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Blown in attic insulation blown away...

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  • Dec 21st, 2009 2:44 pm
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[OP]
Newbie
Jul 20, 2006
40 posts
2 upvotes
Scarborough, ON

Blown in attic insulation blown away...

Hello fox,

I need your help on this one please:

This morning I noticed a water spot on the ceiling of my master bedroom. There was no rain in the last few days here in Scarborough. I went up in the attic and sure enough I found some spots that were bare; I could look right at the drywall of the ceiling below. There was condense under the plastic barrier which led to that water infiltrating down.

http://img709.imageshack.us/img709/5671/p1130163.jpg
http://img706.imageshack.us/img706/9481/p1130164.jpg
http://img709.imageshack.us/img709/9678/p1130165.jpg

This is a new house and I'll contact the builder tomorrow morning. I assume (hope) they will come and fix it. What I'd like to know is why this happened in the first place and how to avoid it in the future?

I also took several measurements of the thickness of the insulation in unaffected spots: it read 10". Is this according to the Building Code?

Thank you!
10 replies
Deal Fanatic
User avatar
Oct 22, 2007
6026 posts
968 upvotes
Mississauga
When I added blown in insulation to my attic I installed soffit vents to allow cirulation to travel throught the attic. This is important for several reasons which we won't discuss at this point but it allow directs air flow upward and not across which may be the situation in your case, which allowed air flow to slightly blow the blown in insulation to uncover the ceiling area. Google soffit or ridge vents and you'll see a picture of what I'm referring to, then cross reference to see if you home has it in the area that is causing your issues.
Deal Guru
Aug 2, 2001
13009 posts
3789 upvotes
Blown in insulation will typically shift over time - I had a 2 foot "hill" of it in my attic when I went to top mine up.

It could mean that the insulation was improperly installed in the first place, however you will never know. The best thing to do is fix the issue and inspect the rest of the insulation.
Deal Fanatic
Jan 16, 2003
6224 posts
84 upvotes
Yeah you definitely need baffles. I'm surprised that they weren't installed.. I though that it was minimum code.
Deal Fanatic
User avatar
Jul 4, 2004
6937 posts
343 upvotes
Think Pink!

What we did was put bales of fiberglass pink over the blown insulation and find that it not only keeps the blown stuff down but it also keeps everything nice and level.
[OP]
Newbie
Jul 20, 2006
40 posts
2 upvotes
Scarborough, ON
Thank you very much to all of you!

I've contacted the builder and I'll see how the issue is going to be fixed. (Pink insulation on top of the blown in one along the soffits or baffles or something else...).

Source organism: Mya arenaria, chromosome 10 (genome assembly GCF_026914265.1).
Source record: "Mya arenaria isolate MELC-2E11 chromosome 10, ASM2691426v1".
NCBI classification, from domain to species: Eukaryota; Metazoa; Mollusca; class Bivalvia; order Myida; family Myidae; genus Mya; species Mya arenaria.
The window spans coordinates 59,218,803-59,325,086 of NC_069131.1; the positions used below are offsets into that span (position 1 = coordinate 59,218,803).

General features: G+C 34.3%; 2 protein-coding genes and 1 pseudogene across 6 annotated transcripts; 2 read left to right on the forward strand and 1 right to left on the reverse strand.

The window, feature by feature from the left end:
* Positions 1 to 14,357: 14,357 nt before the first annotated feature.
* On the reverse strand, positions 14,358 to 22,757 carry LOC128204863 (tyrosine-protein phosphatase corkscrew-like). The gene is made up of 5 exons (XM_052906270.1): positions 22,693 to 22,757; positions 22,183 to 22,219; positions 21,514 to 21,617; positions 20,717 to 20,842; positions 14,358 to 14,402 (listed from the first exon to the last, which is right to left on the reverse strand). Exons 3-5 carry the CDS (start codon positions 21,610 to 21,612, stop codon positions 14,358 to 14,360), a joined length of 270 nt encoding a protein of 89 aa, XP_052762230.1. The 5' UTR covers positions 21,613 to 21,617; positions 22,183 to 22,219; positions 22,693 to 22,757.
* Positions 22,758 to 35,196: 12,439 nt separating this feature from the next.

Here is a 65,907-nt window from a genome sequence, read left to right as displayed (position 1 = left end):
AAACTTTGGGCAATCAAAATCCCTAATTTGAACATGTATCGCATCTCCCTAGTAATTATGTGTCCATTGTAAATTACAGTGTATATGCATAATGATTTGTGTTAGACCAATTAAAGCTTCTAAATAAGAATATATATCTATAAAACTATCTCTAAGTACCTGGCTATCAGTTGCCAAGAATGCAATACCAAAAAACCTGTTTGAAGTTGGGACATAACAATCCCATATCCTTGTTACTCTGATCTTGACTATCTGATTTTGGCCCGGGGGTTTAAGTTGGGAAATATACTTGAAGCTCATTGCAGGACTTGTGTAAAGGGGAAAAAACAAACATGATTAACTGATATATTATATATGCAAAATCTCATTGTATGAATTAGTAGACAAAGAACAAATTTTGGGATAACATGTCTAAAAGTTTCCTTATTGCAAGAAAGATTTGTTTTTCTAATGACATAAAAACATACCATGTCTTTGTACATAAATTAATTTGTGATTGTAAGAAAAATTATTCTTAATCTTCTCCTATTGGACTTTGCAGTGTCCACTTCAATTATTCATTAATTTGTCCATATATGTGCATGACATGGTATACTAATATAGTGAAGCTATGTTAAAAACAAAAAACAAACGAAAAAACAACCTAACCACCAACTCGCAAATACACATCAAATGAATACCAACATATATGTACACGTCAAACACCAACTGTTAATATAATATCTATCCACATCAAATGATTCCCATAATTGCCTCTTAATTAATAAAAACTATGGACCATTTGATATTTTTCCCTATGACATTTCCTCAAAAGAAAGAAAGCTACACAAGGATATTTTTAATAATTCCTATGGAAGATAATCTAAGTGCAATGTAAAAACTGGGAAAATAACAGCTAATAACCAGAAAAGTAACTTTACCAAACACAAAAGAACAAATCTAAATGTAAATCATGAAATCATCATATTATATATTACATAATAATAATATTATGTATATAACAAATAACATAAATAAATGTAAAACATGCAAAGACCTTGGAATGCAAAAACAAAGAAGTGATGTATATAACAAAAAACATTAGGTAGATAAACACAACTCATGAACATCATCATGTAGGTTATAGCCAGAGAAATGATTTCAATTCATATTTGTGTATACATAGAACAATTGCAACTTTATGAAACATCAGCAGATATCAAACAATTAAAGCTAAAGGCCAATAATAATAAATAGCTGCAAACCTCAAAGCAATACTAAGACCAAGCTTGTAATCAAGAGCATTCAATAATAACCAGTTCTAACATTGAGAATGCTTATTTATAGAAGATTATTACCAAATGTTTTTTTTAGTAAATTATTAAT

Meanwhile I'll try to find out what the minimum is required by the Ontario Building Code with regards to this matter. Any link to an official site?
Member
Dec 2, 2003
412 posts
11 upvotes
Ottawa
How deep/thick is your blown in insulation? Hard to tell in the pics, but it doesn't look like a thick cover. From what I can find, cellulose is R3.6-3.8 per inch and your 2x6's (I hope they are 2x6's) are just covered? Might be worthwhile adding some more insulation while you are fixing any venting issues (if there are issues).
[OP]
Newbie
Jul 20, 2006
40 posts
2 upvotes
Scarborough, ON
Ride-On wrote:
Dec 21st, 2009 1:24 pm
How deep/thick is your blown in insulation? Hard to tell in the pics, but it doesn't look like a thick cover. From what I can find, cellulose is R3.6-3.8 per inch and your 2x6's (I hope they are 2x6's) are just covered? Might be worthwhile adding some more insulation while you are fixing any venting issues (if there are issues).
The yellowish piece of lumber is indeed a 2x6. I measured the thickness on several spots and I got 10". Is that OK?
Sr. Member
Oct 28, 2007
633 posts
10 upvotes
Ottawa
viking wrote:
Dec 21st, 2009 2:06 pm
The yellowish piece of lumber is indeed a 2x6. I measured the thickness on several spots and I got 10". Is that OK?
Taken from the BuildingHomes forums:

There are 2 values given by the manufacturers: the depth when installed [blown thickness], and a depth after settling. I find that it takes not less than a year to reach the settled thickness. The manufacturer's instructions provide the specific instructions, but the most commonly accepted values for cellulose insulation in an attic are:

* 12" blown thickness for R40 (actually works out to R45.6)
* Settles to 10.5"= R40.

* 14.7" blown thickness for R50 (actually R55.1)
* Settles to 13.15" (R50)

The settled R Value for cellulose can be calculated as 3.8 per inch
[OP]
Newbie
Jul 20, 2006
40 posts
2 upvotes
Scarborough, ON
Zedix wrote:
Dec 21st, 2009 2:25 pm
Taken from the BuildingHomes forums:


* 12" blown thickness for R40 (actually works out to R45.6)
* Settles to 10.5"= R40.
I think this is what I have. It must be the minimum required per the Building Code as I don't think my builder would have exceeded it especially in such an unnoticeable place.

The house was finished in October 2008 and stayed unoccupied until July 2009 when we bought it. It is probably settled down now after one year and a half. This explains my measurements of 10" (given or take).

Edit: I forgot to thank you, Zedix!
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